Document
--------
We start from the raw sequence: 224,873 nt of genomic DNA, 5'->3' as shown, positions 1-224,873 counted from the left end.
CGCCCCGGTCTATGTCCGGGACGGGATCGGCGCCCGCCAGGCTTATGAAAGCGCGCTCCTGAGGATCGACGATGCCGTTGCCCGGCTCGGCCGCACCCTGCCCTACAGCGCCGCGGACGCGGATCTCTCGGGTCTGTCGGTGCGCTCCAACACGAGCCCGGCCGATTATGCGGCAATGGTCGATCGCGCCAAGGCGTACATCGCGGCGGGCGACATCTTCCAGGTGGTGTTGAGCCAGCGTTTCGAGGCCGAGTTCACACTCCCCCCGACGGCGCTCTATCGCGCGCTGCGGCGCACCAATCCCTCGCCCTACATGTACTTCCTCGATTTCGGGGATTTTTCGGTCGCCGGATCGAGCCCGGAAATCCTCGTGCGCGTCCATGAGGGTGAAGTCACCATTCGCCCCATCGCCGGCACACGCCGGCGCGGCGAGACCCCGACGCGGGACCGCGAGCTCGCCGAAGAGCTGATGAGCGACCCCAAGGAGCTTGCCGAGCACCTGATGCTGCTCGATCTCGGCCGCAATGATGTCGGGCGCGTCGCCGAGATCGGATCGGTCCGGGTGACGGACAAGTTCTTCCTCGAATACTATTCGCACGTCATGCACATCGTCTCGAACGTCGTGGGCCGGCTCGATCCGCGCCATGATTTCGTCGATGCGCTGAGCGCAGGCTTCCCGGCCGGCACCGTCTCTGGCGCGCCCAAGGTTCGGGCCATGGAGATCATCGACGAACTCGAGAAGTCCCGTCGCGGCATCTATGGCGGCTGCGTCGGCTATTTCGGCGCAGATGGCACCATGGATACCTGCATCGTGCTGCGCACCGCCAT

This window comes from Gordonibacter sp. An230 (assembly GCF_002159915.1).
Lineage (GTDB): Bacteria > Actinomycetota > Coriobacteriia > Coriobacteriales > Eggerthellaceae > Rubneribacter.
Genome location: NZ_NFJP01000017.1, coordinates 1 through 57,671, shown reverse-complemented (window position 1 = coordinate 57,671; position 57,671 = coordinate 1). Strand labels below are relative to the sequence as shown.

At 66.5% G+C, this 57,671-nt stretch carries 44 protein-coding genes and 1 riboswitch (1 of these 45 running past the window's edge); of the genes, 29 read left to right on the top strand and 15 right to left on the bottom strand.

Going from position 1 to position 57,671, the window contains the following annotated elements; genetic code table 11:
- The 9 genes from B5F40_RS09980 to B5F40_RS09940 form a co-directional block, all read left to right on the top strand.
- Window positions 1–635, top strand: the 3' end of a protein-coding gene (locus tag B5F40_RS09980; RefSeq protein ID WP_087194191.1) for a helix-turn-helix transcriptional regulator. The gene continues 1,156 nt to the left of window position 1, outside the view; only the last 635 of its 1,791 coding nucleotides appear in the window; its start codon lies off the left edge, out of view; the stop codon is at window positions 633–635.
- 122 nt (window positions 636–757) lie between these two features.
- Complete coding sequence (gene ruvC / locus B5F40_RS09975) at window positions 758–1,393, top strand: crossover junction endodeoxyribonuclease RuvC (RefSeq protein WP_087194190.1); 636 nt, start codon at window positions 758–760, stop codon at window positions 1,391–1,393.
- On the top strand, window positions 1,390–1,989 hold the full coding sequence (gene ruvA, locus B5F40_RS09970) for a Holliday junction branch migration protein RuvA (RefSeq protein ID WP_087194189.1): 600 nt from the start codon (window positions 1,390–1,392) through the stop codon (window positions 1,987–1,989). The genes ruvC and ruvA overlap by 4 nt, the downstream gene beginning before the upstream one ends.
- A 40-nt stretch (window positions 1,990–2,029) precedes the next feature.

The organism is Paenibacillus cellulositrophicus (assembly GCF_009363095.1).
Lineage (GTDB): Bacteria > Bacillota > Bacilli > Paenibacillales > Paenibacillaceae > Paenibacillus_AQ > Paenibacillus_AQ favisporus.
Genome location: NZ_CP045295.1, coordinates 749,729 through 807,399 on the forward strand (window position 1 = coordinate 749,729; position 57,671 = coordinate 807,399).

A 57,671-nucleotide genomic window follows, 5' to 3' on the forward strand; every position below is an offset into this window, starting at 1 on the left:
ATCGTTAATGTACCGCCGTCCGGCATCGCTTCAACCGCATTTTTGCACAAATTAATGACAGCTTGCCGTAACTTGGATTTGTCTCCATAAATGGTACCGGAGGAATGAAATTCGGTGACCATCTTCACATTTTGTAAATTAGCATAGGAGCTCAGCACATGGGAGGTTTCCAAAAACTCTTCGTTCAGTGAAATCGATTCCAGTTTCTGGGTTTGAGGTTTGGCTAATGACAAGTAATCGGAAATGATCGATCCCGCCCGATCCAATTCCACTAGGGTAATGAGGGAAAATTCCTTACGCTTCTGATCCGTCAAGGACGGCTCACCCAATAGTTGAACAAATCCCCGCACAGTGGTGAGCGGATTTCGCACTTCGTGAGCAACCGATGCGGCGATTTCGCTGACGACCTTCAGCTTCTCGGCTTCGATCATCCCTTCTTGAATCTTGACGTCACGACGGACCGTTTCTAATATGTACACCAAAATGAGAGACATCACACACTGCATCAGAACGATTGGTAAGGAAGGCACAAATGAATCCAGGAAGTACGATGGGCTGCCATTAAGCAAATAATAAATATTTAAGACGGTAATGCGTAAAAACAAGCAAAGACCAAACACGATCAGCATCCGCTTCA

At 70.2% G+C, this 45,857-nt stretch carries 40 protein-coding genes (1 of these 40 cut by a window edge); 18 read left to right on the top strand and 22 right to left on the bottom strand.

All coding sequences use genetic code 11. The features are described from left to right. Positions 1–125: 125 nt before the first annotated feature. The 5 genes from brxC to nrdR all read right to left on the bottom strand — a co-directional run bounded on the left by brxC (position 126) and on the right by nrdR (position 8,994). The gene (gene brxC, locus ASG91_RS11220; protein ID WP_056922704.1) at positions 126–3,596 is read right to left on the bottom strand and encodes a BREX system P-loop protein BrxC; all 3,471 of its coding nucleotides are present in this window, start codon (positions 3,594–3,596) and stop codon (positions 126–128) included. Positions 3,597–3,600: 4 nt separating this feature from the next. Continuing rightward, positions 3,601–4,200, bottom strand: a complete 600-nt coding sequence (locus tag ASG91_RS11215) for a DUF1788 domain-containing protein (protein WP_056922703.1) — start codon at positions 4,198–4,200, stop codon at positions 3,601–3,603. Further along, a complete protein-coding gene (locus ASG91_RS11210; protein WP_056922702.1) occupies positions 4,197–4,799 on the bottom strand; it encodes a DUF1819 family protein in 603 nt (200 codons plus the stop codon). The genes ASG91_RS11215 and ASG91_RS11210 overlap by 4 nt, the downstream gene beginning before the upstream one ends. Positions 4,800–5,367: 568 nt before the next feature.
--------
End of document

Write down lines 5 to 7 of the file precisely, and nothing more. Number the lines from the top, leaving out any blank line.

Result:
Genome location: NZ_NFJP01000017.1, coordinates 1 through 57,671, shown reverse-complemented (window position 1 = coordinate 57,671; position 57,671 = coordinate 1). Strand labels below are relative to the sequence as shown.

At 66.5% G+C, this 57,671-nt stretch carries 44 protein-coding genes and 1 riboswitch (1 of these 45 running past the window's edge); of the genes, 29 read left to right on the top strand and 15 right to left on the bottom strand.

Going from position 1 to position 57,671, the window contains the following annotated elements; genetic code table 11: